Summary: Tier-one signal callers are rare weekly difference makers at fantasy football’s most replaceable position. Waiting for the double-digit rounds is optimal in start-one-quarterback leagues, but members of this elite group warrant single-digit reaches as high-floor, high-upside scorers with dominant track records. Rodgers has finished as a top-two fantasy passer in seven of the last eight seasons in which he’s played at least 15 games and added touchdown machine Jimmy Graham to his arsenal. Brady has been a top-four QB in five of his last seven full years. Wilson led the NFL in touchdown passes (34) in 2017 and has averaged 34.8 rushing yards per game over the past four seasons. Seattle’s defense is falling apart, enhancing Wilson’s shootout-game probability.
Summary: Tier-two quarterbacks have shown weekly difference-making upside but have more question marks than tier-one passers. Newton has been a top-four quarterback scorer in 5-of-7 seasons, but it’s fair to wonder whether old-school OC Norv Turner will effectively design an offense to suit Cam’s strengths. Although Brees stayed highly efficient with league bests in completion rate (72%) and yards per attempt (8.1) last season, New Orleans’ defensive and run-game improvement limited his ceiling; Brees’ 33.5 pass attempts per game were the fewest of his 12-year Saints career. Watson was the QB1 by six (!) fantasy points per game from Weeks 2-8, then tore his ACL for the second time since 2014. Early drafters have been very aggressive on Watson, often selecting him in the tier-one range with Rodgers, Brady, and Wilson. Wentz was last year’s overall QB2 before tearing his ACL and LCL in Week 14. He’s expected to be ready for Week 1, but medical experts believe Wentz won’t have full mobility until midseason. Running is a huge part of both Watson and Wentz’s real-life and fantasy appeal.
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Matthew Stafford (QB8) > Marcus Mariota (QB9) > Kirk Cousins (QB10) > Matt Ryan (QB11) > Ben Roethlisberger (QB12) > Pat Mahomes (QB13) > Jimmy Garoppolo (QB14) > Philip Rivers (QB15) > Jared Goff (QB16) > Jameis Winston (QB17)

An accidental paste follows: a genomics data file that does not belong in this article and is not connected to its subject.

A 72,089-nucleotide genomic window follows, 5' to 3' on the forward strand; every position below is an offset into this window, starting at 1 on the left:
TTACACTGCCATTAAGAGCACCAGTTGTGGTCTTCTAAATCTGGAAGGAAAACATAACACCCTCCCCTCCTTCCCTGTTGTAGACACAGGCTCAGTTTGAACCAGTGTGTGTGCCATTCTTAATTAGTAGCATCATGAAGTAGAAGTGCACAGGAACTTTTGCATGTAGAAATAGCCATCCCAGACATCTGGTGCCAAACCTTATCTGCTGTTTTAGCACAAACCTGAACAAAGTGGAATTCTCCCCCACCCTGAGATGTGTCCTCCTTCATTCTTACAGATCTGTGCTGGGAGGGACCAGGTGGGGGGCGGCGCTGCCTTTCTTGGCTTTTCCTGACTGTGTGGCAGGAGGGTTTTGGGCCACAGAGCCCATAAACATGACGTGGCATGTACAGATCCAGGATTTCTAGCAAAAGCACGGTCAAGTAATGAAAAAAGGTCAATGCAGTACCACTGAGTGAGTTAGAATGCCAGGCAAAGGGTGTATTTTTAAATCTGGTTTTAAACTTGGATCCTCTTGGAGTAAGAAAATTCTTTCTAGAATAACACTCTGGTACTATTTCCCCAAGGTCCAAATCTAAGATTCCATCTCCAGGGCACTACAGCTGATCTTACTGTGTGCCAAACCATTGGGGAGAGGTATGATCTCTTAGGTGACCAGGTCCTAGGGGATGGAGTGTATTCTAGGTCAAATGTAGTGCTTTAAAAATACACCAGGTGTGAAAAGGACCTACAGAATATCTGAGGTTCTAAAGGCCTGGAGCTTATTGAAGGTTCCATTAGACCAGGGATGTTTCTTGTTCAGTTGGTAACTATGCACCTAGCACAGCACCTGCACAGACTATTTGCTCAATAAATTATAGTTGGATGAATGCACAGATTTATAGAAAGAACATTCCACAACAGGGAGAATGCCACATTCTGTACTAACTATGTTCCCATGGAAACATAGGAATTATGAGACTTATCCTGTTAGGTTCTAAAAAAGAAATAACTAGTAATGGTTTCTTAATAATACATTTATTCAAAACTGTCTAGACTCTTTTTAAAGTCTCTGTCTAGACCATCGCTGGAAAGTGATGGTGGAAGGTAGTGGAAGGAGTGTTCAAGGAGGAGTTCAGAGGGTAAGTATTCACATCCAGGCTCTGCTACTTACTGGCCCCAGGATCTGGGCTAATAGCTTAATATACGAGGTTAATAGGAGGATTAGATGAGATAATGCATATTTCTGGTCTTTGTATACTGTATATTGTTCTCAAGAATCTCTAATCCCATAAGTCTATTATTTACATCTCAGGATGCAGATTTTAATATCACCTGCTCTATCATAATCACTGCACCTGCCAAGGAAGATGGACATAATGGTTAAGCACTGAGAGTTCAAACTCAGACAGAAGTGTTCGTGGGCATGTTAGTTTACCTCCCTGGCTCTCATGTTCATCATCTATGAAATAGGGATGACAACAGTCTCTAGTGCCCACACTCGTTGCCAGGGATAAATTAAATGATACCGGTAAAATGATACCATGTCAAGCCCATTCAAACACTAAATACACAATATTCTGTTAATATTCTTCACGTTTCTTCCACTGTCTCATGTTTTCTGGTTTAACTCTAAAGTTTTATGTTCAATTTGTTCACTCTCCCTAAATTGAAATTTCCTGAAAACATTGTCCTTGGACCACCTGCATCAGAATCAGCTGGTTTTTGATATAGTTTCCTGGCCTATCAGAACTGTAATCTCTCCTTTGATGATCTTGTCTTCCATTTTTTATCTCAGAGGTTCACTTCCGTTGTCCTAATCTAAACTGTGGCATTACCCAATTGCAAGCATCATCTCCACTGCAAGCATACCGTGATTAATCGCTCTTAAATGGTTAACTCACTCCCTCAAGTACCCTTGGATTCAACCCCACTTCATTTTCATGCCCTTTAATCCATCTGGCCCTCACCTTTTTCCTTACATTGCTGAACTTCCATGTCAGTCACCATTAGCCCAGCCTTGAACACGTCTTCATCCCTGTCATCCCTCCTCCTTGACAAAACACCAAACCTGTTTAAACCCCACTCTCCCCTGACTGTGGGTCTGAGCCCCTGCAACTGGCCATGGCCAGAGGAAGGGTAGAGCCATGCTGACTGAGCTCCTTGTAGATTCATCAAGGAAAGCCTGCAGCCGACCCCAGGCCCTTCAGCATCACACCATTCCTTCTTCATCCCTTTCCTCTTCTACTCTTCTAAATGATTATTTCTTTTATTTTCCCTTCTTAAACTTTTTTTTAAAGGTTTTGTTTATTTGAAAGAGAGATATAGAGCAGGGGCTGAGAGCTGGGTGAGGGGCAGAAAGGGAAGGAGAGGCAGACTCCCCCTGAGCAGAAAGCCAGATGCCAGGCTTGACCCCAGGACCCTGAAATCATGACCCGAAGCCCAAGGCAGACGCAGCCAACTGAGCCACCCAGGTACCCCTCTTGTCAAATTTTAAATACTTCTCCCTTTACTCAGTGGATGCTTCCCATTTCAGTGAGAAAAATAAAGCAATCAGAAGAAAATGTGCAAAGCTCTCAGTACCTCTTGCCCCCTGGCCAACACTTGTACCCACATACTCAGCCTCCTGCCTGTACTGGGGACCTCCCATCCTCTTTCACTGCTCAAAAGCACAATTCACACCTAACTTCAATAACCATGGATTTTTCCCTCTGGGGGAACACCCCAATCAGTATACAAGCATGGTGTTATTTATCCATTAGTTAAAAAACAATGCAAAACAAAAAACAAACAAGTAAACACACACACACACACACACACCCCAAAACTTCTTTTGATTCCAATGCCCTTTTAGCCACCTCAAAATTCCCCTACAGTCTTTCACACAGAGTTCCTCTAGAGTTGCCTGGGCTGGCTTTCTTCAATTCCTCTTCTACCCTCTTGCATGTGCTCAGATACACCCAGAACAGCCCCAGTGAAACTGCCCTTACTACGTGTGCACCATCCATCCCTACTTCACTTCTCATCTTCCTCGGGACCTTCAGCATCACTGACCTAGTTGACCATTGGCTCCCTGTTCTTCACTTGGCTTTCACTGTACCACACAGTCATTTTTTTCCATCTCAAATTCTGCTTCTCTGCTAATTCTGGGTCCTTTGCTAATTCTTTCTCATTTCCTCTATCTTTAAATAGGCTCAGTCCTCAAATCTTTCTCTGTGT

Summary: This is my favorite tier to target; my goal is to emerge from best-ball drafts with two members of this group. These are job-secure starters who can score in the first- and second-tier range but don’t cost nearly as much. Stafford is a super-safe investment with top-12 finishes in six of the last seven years, including five top-ten seasons. I’m taking an early stand on Mariota under new OC Matt LaFleur, who helped engineer Jared Goff’s 2017 breakout in Los Angeles. Mariota’s dual-threat ability raises his floor and ceiling, and he is a prime positive-touchdown regression candidate after managing a career-worst 2.9% TD rate last year. (Mariota’s previous career TD rate was 5.5%, which also happens to be Tom Brady’s career TD rate.) Minnesota was Cousins’ ideal landing spot, playing indoors with Stefon Diggs, Adam Thielen, Kyle Rudolph, and Dalvin Cook. After a down 2017, Ryan should rebound into the top-12 range, where he’s finished for most of his career. Stafford, Ryan, and Mariota are my highest-owned quarterbacks in early drafts. Garoppolo was the overall QB7 last Weeks 13-17 and now enters his first full year with Kyle Shanahan. Rivers and Goff are safe if lower-ceiling picks. Big Ben (health/age), Mahomes (unproven), and Winston (inconsistency) are riskier with higher ceilings. I have no hesitation ranking Mahomes aggressively due to his explosive weaponry and rushing TD upside.